A U.S. judge on Tuesday ruled that a pandemic-era order used to expel hundreds of thousands of migrants to Mexico was unlawful, a decision that could have major implications for U.S. border management.
In a 49-page opinion, U.S. District Court Judge Emmet Sullivan said the policy was “arbitrary and capricious” and violated federal regulatory law.
The ruling will complicate President Joe Biden’s strategy for deterring record-high border crossings. The administration late on Tuesday filed an unopposed motion to delay its implementation by five weeks to allow it to move additional resources to the border and coordinate with state and local governments and non-profits.
The order has mostly been used to expel Central Americans and Mexicans, but last month, the administration expanded its use beyond the original public health ground, announcing it would begin sending Venezuelans caught at the U.S.-Mexico border back to Mexico as well. Authorities said the new approach to Venezuelans led to a significant drop in arrivals from the South American country.
Sullivan’s ruling comes just three days after Chris Magnus, the top U.S. border official, resigned under pressure. Under hostile questioning from Republicans in Congress on Tuesday, U.S. Homeland Security Secretary Alejandro Mayorkas touted Biden’s border enforcement record, saying the administration had “expelled or removed more individuals from the United States than ever before.” read more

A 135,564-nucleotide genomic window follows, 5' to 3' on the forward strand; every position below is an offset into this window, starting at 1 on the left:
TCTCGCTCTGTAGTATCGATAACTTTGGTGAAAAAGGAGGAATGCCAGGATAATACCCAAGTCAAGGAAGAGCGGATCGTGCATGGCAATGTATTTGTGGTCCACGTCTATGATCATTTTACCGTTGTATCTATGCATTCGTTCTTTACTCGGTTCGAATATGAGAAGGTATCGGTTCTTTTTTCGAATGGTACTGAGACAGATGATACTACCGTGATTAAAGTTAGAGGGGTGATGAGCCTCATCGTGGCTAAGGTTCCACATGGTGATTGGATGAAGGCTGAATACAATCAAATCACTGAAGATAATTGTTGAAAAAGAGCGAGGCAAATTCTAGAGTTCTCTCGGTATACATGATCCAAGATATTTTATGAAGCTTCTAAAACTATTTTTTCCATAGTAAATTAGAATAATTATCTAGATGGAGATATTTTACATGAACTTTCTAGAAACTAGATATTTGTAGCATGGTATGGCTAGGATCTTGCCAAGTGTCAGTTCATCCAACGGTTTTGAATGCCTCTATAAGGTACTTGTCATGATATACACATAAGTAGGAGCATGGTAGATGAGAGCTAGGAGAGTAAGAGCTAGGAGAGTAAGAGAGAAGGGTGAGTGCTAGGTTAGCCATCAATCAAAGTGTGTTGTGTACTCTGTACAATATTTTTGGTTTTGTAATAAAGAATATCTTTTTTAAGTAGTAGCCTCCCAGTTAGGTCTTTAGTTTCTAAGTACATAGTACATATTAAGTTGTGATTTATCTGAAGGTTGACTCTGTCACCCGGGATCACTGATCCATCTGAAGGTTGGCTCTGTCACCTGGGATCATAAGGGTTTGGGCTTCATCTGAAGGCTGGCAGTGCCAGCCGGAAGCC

The order, known as Title 42, was put in place under then-President Donald Trump’s administration in March 2020 early in the COVID pandemic. Biden continued to use the measure after taking office, expelling migrants about 2 million times, although many were repeat crossers.
The U.S. Centers for Disease Control and Prevention (CDC) issued the order, but later, under Biden, said it was no longer needed due to health reasons. However, a Louisiana-based federal judge ruled in May that the Biden administration could not end it.
Lee Gelernt, an attorney with the American Civil Liberties Union, which represents expelled families, said the Louisiana judge’s ruling was now moot and that the end of the expulsion order would “literally save lives.”
The U.S. Department of Justice and the U.S. Department of Homeland Security did not immediately respond to requests for comment.
Sullivan, a Washington, D.C.-based appointee of former President Bill Clinton, wrote that the policy violated a federal law governing regulations known as the Administrative Procedure Act.
Sullivan said it was “unreasonable for the CDC to assume that it can ignore the consequences of any actions it chooses to take,” especially when those “actions included the extraordinary decision to suspend the codified procedural and substantive rights of noncitizens seeking safe harbor.”
Officials knew the implementation of the order would likely lead to migrants’ being expelled to places with a “high probability” of “persecution, torture, violent assaults, or rape,” Sullivan wrote.
Rosa Maria Gonzalez, an opposition lawmaker who heads the Mexican lower house of Congress migration committee, said the ruling was likely to be a double-edged sword for Mexico.
While it should relieve pressure on Mexico’s northern border by reducing the build-up of people there under the expulsion order, she said, it also risked encouraging more people to make the journey north to pursue U.S. asylum claims.